Have you been feeling tired lately, or had trouble concentrating or feeling peppy? It could be a deficiency of vitamin B12.* This B vitamin is essential for energy production in the body, and low levels can leave you feeling tired. The Vitamin B12 Energy Plus Vitamin Patch by PatchAid is a source of vitamin B12, as well as other B vitamins, that are essential for normal energy production.*
Here’s what you should know about the roles of vitamin B12 in energy production, and how a vitamin patch may help.* Be sure to ask your healthcare provider before using any nutritional supplements.
Vitamin B12 and Energy Production
Energy production in the body can refer to converting energy that’s stored in the food you eat into energy that your body can use. You need energy not only for exercising and moving, but for every process in your body, such as your heart pumping blood, your lungs breathing air, and your brain thinking.
Vitamin B12 and other B vitamins are involved in producing usable energy in your body. These vitamins include vitamin B1, or thiamin, vitamin B2, or riboflavin, vitamin B3, or niacin, vitamin B5, vitamin B6, and folic acid, or vitamin B9. They each have specific roles in converting carbohydrates, protein, and fat into usable forms of energy.
When you eat food that has carbohydrates, protein, or fat, your body absorbs those nutrients. They are broken down into smaller components. Carbohydrates, for example, are the major source of energy, and they’re broken into glucose. Then, in a multi-step process, your body can generate usable energy.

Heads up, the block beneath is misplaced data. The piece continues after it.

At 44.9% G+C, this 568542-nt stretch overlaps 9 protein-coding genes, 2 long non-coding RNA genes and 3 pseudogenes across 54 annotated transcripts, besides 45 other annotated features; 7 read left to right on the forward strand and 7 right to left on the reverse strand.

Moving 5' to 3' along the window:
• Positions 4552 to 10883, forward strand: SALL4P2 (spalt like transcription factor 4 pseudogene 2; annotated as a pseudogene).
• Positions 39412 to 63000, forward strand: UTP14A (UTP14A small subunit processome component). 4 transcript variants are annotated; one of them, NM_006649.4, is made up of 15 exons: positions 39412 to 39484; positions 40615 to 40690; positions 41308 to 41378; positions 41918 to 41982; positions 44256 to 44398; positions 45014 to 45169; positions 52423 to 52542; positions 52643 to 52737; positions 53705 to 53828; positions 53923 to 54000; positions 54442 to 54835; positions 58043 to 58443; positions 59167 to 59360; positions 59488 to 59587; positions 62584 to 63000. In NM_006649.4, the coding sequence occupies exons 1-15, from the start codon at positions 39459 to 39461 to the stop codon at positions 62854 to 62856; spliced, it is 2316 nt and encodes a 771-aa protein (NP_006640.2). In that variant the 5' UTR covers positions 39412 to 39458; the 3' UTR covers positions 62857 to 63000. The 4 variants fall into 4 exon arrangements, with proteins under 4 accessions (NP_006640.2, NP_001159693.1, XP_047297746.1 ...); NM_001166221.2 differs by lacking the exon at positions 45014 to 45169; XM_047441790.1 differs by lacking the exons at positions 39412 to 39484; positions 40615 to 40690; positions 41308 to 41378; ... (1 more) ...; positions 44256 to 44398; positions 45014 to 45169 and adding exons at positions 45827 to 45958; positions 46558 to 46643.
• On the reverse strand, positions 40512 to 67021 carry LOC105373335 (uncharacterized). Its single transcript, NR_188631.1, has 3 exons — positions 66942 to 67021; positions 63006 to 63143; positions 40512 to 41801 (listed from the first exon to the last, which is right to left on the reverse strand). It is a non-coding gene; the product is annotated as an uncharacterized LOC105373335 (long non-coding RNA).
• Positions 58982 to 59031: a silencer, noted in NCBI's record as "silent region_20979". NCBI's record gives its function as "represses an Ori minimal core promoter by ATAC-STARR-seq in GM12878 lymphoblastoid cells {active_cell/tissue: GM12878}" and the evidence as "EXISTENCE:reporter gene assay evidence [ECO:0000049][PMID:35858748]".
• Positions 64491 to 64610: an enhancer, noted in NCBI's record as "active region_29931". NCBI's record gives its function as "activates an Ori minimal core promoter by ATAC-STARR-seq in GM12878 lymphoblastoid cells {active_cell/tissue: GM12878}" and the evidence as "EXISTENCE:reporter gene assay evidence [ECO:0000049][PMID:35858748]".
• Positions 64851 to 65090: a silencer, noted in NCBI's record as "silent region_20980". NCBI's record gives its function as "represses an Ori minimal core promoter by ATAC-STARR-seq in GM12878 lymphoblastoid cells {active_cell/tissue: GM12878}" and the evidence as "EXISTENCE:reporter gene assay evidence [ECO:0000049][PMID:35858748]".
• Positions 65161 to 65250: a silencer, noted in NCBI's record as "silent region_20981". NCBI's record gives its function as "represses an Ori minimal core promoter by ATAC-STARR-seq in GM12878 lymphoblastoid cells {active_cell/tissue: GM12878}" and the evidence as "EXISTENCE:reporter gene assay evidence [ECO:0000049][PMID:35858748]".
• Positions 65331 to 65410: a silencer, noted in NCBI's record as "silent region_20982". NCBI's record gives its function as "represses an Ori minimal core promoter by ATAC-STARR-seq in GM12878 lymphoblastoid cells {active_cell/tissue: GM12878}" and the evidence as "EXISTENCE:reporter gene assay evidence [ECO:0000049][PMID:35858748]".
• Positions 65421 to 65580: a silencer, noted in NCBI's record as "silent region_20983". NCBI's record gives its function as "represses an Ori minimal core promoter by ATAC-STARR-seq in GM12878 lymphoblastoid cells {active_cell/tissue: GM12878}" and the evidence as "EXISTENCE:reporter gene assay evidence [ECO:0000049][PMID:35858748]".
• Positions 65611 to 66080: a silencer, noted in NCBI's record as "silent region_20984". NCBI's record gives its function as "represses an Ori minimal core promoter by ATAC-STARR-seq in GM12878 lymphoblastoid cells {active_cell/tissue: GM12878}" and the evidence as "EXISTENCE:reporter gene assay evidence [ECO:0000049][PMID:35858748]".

Vitamin B12 has additional roles in the body, including the following.
- Supports heart health by reducing levels of homocysteine.*
- Helps maintain a normal mood.*
- Helps produce normal red blood cells and prevent megaloblastic anemia.*
Energy Production and Signs of Vitamin B12 Deficiency
Because of vitamin B12’s roles in energy production, vitamin B12 deficiency can lead to low energy in the body. If you’re deficient, you may feel tired and weak. Since healthy red blood cell counts may be lower, you may have less oxygen delivered to your cells, which can make you feel shortness of breath, especially if you try to exert yourself while exercising. Other signs may include peripheral neuropathy and a disturbed mood.
Sources of Vitamin B12
These are some sources of vitamin B12.
- Red meat
- Liver and other organ meats
- Fish and shellfish
- Many fortified breakfast cereals
- Many fortified dairy-free milk substitutes
- Fortified nutritional yeast
Other B vitamins are in a range of foods. Folic acid, for example, is in leafy green vegetables and orange juice. Nuts, beans, fruits and vegetables, meat, and grains contain various B vitamins. Many fortified breakfast cereals include all of the B vitamins. The recommended daily amount of B12 for most people is about 2.4 mcg.
Vitamin B12 Deficiency Risk Factors and Assessment
As you can see from the food sources of vitamin B12, animal-based foods are the only natural sources of vitamin B12. That’s why people who follow plant-based, or vegan, diets are at risk for vitamin B12 deficiency.